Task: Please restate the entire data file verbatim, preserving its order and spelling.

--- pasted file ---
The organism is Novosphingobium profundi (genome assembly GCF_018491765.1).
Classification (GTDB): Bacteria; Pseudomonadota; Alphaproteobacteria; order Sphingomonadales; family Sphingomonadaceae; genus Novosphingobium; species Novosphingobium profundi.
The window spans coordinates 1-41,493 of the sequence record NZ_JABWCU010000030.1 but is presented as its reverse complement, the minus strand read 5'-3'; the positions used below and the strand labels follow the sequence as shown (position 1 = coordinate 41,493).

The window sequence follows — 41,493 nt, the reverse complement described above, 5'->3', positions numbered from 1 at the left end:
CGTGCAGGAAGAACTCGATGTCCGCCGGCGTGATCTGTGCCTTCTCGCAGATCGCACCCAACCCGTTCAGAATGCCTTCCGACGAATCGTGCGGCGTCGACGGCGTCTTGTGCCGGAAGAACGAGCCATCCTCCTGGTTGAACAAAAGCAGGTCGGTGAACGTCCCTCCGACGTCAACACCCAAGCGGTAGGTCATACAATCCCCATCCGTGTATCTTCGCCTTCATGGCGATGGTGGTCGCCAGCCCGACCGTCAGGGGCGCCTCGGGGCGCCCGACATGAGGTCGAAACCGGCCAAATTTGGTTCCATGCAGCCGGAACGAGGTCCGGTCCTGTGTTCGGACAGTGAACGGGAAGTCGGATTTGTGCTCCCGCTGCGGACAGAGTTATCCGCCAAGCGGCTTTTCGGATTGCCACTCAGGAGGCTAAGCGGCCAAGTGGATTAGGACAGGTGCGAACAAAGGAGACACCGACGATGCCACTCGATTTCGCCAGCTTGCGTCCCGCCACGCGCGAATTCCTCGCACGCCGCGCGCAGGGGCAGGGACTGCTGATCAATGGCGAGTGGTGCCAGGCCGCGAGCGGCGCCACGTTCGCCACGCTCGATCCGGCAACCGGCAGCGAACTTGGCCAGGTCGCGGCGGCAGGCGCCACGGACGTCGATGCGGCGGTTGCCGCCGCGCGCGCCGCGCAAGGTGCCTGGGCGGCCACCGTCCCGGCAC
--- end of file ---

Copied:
The organism is Novosphingobium profundi (genome assembly GCF_018491765.1).
Classification (GTDB): Bacteria; Pseudomonadota; Alphaproteobacteria; order Sphingomonadales; family Sphingomonadaceae; genus Novosphingobium; species Novosphingobium profundi.
The window spans coordinates 1-41,493 of the sequence record NZ_JABWCU010000030.1 but is presented as its reverse complement, the minus strand read 5'-3'; the positions used below and the strand labels follow the sequence as shown (position 1 = coordinate 41,493).

The window sequence follows — 41,493 nt, the reverse complement described above, 5'->3', positions numbered from 1 at the left end:
CGTGCAGGAAGAACTCGATGTCCGCCGGCGTGATCTGTGCCTTCTCGCAGATCGCACCCAACCCGTTCAGAATGCCTTCCGACGAATCGTGCGGCGTCGACGGCGTCTTGTGCCGGAAGAACGAGCCATCCTCCTGGTTGAACAAAAGCAGGTCGGTGAACGTCCCTCCGACGTCAACACCCAAGCGGTAGGTCATACAATCCCCATCCGTGTATCTTCGCCTTCATGGCGATGGTGGTCGCCAGCCCGACCGTCAGGGGCGCCTCGGGGCGCCCGACATGAGGTCGAAACCGGCCAAATTTGGTTCCATGCAGCCGGAACGAGGTCCGGTCCTGTGTTCGGACAGTGAACGGGAAGTCGGATTTGTGCTCCCGCTGCGGACAGAGTTATCCGCCAAGCGGCTTTTCGGATTGCCACTCAGGAGGCTAAGCGGCCAAGTGGATTAGGACAGGTGCGAACAAAGGAGACACCGACGATGCCACTCGATTTCGCCAGCTTGCGTCCCGCCACGCGCGAATTCCTCGCACGCCGCGCGCAGGGGCAGGGACTGCTGATCAATGGCGAGTGGTGCCAGGCCGCGAGCGGCGCCACGTTCGCCACGCTCGATCCGGCAACCGGCAGCGAACTTGGCCAGGTCGCGGCGGCAGGCGCCACGGACGTCGATGCGGCGGTTGCCGCCGCGCGCGCCGCGCAAGGTGCCTGGGCGGCCACCGTCCCGGCAC